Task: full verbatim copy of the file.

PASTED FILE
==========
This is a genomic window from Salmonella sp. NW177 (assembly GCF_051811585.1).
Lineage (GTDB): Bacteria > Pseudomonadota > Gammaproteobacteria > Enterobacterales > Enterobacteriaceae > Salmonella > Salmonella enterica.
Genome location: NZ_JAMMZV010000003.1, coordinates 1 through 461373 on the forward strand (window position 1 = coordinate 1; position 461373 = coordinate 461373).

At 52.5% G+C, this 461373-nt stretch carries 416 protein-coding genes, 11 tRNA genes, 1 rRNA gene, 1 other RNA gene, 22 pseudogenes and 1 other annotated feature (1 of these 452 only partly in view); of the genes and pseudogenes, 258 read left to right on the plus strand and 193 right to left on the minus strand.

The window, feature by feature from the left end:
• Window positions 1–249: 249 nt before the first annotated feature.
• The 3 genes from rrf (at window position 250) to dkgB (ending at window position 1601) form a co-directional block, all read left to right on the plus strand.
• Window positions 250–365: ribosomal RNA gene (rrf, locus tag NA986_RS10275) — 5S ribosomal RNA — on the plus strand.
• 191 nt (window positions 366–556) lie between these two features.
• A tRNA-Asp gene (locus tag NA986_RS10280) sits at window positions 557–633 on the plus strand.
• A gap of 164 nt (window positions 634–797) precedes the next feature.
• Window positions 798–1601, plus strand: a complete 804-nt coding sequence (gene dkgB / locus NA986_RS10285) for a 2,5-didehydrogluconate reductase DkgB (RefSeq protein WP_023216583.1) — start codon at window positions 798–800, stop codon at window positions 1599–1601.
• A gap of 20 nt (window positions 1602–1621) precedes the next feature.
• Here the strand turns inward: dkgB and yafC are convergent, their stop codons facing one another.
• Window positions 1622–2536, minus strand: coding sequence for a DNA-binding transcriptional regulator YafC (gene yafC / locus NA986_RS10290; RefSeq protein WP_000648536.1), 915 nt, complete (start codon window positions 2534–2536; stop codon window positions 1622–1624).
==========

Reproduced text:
This is a genomic window from Salmonella sp. NW177 (assembly GCF_051811585.1).
Lineage (GTDB): Bacteria > Pseudomonadota > Gammaproteobacteria > Enterobacterales > Enterobacteriaceae > Salmonella > Salmonella enterica.
Genome location: NZ_JAMMZV010000003.1, coordinates 1 through 461373 on the forward strand (window position 1 = coordinate 1; position 461373 = coordinate 461373).

At 52.5% G+C, this 461373-nt stretch carries 416 protein-coding genes, 11 tRNA genes, 1 rRNA gene, 1 other RNA gene, 22 pseudogenes and 1 other annotated feature (1 of these 452 only partly in view); of the genes and pseudogenes, 258 read left to right on the plus strand and 193 right to left on the minus strand.

The window, feature by feature from the left end:
• Window positions 1–249: 249 nt before the first annotated feature.
• The 3 genes from rrf (at window position 250) to dkgB (ending at window position 1601) form a co-directional block, all read left to right on the plus strand.
• Window positions 250–365: ribosomal RNA gene (rrf, locus tag NA986_RS10275) — 5S ribosomal RNA — on the plus strand.
• 191 nt (window positions 366–556) lie between these two features.
• A tRNA-Asp gene (locus tag NA986_RS10280) sits at window positions 557–633 on the plus strand.
• A gap of 164 nt (window positions 634–797) precedes the next feature.
• Window positions 798–1601, plus strand: a complete 804-nt coding sequence (gene dkgB / locus NA986_RS10285) for a 2,5-didehydrogluconate reductase DkgB (RefSeq protein WP_023216583.1) — start codon at window positions 798–800, stop codon at window positions 1599–1601.
• A gap of 20 nt (window positions 1602–1621) precedes the next feature.
• Here the strand turns inward: dkgB and yafC are convergent, their stop codons facing one another.
• Window positions 1622–2536, minus strand: coding sequence for a DNA-binding transcriptional regulator YafC (gene yafC / locus NA986_RS10290; RefSeq protein WP_000648536.1), 915 nt, complete (start codon window positions 2534–2536; stop codon window positions 1622–1624).